Here We Go Magic/Caveman (Club Dada): After seeing a couple of ads for this show, I was reminded of quainter times: those innocent days of early 2009 when it was anyone’s game in the world of indie pop. A We Shot JR associate that lived in New York told us about this hot new band that we needed to get the scoop on. So she did. In fact, she caught the newly-formed act this early:
Luke Temple: …this is our fourth show ever as a band. And actually the first show with the current lineup…
Wow, a lot has happened since then, obviously, and let me be the first to tell you: there is no glory in being first at most things. Temple goes on to mention how Krautrock act Popol Vuh, New York anomaly Arthur Russell and Boston proto-punks The Modern Lovers all influenced him. However, when I hear his music I am much more likely to recall Graham Nash’s “Just A Song Before I Go,” if it were run through a lot of modern effects. Turns out you can go pretty far with that sound, and in the music biz eternity that has passed since February of ’09, Here We Go Magic certainly has.
Wolverspent/A Story Of Rats (Rubber Gloves Rehearsal Studio): These are two related acts that released a joint effort on the fantastic Olde English Spelling Bee label, when Wolverspent had a name so terrible I won’t even bother typing it here. Thankfully they changed it and continued to make compelling music, specifically a brand of metal that was recently described as, well, too many micro-genres to list here. You can scan through the potential descriptors in this very informative piece on the group from their hometown paper, The Boise Weekly. Also included is a very charming aside about a member of Wolverspent working for the weekly.
I would simply say that they are a metal band, and perhaps one that is in a purer form than we’re used to when compared to some of the media-endorsed style metal that we’ve been told is cool these past few years. There are vocals, but nothing that could really be described as lyrics. Lyrics would only get in the way of the overall effect the band achieves through a setup of guitars, violin, drums, and screaming, along with random samples and assorted other instruments. It is quite the accomplishment when you consider this is a duo and not the two guitar/one bass/drummer/vocalist small army attack.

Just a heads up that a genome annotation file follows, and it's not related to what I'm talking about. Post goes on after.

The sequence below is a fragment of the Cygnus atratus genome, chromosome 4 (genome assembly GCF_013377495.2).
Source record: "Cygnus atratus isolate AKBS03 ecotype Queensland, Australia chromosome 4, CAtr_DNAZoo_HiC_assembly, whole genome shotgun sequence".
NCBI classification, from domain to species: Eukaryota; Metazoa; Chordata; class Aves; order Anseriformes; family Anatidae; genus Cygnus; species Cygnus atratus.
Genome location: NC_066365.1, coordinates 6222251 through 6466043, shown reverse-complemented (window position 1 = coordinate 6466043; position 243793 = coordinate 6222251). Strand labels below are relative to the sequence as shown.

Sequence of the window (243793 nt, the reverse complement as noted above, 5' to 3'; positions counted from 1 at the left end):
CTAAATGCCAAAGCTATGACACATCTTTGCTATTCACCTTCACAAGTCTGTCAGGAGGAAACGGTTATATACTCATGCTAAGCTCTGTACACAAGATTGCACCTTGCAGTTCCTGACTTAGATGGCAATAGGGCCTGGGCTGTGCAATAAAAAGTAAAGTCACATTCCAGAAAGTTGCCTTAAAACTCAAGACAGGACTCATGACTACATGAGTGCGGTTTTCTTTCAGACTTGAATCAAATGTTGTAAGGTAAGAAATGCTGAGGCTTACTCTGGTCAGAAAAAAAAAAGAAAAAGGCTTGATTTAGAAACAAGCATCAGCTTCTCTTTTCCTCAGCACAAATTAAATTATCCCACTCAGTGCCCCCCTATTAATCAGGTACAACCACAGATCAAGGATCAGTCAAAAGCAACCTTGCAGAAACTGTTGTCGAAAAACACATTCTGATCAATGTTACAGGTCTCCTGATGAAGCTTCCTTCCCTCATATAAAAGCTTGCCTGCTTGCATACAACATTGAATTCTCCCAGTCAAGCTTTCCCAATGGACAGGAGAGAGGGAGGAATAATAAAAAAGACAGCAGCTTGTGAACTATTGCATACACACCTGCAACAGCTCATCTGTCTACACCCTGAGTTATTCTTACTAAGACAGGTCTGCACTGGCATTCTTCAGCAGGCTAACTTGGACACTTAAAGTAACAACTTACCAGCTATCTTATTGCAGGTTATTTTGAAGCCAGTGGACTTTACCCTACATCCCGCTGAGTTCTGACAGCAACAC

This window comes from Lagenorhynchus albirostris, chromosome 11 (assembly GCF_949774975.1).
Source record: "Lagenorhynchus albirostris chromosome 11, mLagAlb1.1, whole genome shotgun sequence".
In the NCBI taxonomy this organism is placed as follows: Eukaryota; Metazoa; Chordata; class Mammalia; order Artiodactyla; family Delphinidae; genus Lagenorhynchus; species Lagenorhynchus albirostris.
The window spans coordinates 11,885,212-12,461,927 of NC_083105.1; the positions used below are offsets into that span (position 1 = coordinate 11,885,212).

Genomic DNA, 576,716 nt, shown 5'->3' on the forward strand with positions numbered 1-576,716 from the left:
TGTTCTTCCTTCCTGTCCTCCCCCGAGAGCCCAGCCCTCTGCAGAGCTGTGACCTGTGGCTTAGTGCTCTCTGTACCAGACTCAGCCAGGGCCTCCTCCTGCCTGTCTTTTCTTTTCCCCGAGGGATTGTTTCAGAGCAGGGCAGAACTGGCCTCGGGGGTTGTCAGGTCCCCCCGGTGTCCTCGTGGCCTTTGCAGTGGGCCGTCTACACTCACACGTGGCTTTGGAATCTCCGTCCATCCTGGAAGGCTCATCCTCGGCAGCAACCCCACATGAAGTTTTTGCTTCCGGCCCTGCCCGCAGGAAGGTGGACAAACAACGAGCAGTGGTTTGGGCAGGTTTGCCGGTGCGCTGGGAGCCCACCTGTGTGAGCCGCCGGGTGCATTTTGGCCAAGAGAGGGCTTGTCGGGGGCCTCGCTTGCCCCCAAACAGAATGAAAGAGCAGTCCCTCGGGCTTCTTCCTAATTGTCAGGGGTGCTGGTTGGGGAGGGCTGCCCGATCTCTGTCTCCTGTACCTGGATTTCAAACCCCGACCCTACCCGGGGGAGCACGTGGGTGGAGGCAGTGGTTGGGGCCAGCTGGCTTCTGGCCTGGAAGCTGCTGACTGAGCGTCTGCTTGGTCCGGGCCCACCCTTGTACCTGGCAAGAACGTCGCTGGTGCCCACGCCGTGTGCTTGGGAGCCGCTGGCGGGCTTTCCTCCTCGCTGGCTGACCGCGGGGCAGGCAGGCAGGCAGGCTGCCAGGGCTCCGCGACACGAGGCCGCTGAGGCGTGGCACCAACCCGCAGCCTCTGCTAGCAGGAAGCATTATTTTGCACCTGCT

A Story Of Rats is the work of artist Garek J. Druss, whose multimedia work seems just as worthy of your time as his audio releases. This piece in particular entitled, Speaker with Foot Switch and 3 Minute Audio Loop, left me wishing that more musicians that do visual work could tour with their pieces, however cumbersome a process that might be. His music is very drone-heavy and formless, especially compared with his tour-mates and collaborators in Wolverspent, who quite contrastingly are more climax-intense. This is the sort of stuff championed by San Francisco’s Aquarius Records, and while they often have decent-to-great taste, the whole predictability of their praise for anything that could be described as “doom” or “drone” can be a little tiresome. You could apply this same complaint with other enterprises and Garage Rock. All tangents aside, this is a quality show.
Image from a 2008 piece by Garek Druss’ “Monosynth.” Watercolor, pen, and graphite. Druss performs tonight under the name A Story of Rats.